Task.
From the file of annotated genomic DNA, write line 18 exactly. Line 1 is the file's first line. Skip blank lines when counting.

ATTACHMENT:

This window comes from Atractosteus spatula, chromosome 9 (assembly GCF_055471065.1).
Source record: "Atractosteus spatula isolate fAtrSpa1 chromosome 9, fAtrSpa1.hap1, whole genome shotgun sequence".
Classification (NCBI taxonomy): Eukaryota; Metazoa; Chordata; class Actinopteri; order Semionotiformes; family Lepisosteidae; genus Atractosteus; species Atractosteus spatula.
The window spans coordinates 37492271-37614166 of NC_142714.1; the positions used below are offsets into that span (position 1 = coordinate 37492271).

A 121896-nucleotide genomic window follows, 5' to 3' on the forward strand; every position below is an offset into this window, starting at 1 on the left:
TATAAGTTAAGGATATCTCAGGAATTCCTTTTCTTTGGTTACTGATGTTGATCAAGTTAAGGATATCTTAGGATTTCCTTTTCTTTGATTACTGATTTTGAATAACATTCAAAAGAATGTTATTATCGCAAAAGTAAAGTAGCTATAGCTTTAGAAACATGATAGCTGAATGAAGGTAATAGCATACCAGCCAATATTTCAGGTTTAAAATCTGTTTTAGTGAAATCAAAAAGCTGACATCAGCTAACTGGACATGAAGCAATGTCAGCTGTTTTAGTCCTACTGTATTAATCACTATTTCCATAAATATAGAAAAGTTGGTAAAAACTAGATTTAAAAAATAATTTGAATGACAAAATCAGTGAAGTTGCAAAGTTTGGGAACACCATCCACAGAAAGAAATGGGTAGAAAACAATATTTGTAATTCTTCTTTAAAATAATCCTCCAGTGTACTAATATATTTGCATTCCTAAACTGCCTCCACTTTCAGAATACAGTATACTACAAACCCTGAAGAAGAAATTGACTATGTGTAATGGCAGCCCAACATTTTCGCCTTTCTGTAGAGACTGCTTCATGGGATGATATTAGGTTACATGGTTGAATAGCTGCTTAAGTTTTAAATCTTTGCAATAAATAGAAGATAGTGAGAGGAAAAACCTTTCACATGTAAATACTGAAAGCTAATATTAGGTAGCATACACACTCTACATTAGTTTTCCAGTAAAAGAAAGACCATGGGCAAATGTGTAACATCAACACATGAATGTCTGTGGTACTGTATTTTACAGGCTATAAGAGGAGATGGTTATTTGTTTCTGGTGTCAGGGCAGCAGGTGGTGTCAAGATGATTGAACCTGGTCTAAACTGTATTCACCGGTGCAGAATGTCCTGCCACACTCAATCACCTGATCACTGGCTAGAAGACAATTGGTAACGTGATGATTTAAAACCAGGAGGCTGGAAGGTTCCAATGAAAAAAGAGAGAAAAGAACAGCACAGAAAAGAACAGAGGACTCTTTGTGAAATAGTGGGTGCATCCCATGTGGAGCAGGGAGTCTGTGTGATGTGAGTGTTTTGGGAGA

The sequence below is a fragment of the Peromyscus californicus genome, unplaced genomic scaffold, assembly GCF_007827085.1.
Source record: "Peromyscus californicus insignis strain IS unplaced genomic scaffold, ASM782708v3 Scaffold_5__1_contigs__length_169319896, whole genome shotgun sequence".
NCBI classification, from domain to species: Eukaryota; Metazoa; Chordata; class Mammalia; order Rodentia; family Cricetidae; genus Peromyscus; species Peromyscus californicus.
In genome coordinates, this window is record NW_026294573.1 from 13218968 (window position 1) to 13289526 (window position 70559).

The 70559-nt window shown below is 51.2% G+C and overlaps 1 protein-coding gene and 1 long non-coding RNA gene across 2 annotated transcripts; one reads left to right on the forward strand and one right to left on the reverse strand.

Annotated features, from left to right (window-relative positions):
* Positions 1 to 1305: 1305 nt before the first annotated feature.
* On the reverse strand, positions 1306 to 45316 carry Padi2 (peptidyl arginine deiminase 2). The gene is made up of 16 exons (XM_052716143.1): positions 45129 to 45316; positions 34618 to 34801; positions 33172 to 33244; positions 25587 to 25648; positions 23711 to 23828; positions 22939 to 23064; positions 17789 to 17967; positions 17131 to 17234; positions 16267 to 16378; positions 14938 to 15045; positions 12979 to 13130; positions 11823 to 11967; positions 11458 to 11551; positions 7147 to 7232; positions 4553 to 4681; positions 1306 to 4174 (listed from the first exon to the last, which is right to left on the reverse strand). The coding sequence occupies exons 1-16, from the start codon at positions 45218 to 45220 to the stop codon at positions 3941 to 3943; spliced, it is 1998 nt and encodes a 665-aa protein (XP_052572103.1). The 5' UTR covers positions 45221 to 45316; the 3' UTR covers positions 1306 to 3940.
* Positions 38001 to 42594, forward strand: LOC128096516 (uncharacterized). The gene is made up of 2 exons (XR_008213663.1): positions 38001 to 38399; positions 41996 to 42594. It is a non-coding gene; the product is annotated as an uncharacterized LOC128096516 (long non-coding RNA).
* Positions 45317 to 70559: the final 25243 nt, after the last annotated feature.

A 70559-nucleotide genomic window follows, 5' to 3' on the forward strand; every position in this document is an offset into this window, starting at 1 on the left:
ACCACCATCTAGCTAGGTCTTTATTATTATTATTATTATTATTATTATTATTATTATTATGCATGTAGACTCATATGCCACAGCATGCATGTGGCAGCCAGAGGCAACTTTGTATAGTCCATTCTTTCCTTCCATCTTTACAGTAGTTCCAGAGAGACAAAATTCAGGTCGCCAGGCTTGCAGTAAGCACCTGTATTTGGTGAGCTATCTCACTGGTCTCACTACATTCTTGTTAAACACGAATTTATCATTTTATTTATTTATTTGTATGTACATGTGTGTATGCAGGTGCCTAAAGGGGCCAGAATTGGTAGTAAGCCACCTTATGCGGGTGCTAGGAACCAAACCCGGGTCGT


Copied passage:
ACCACCATCTAGCTAGGTCTTTATTATTATTATTATTATTATTATTATTATTATTATTATGCATGTAGACTCATATGCCACAGCATGCATGTGGCAGCCAGAGGCAACTTTGTATAGTCCATTCTTTCCTTCCATCTTTACAGTAGTTCCAGAGAGACAAAATTCAGGTCGCCAGGCTTGCAGTAAGCACCTGTATTTGGTGAGCTATCTCACTGGTCTCACTACATTCTTGTTAAACACGAATTTATCATTTTATTTATTTATTTGTATGTACATGTGTGTATGCAGGTGCCTAAAGGGGCCAGAATTGGTAGTAAGCCACCTTATGCGGGTGCTAGGAACCAAACCCGGGTCGT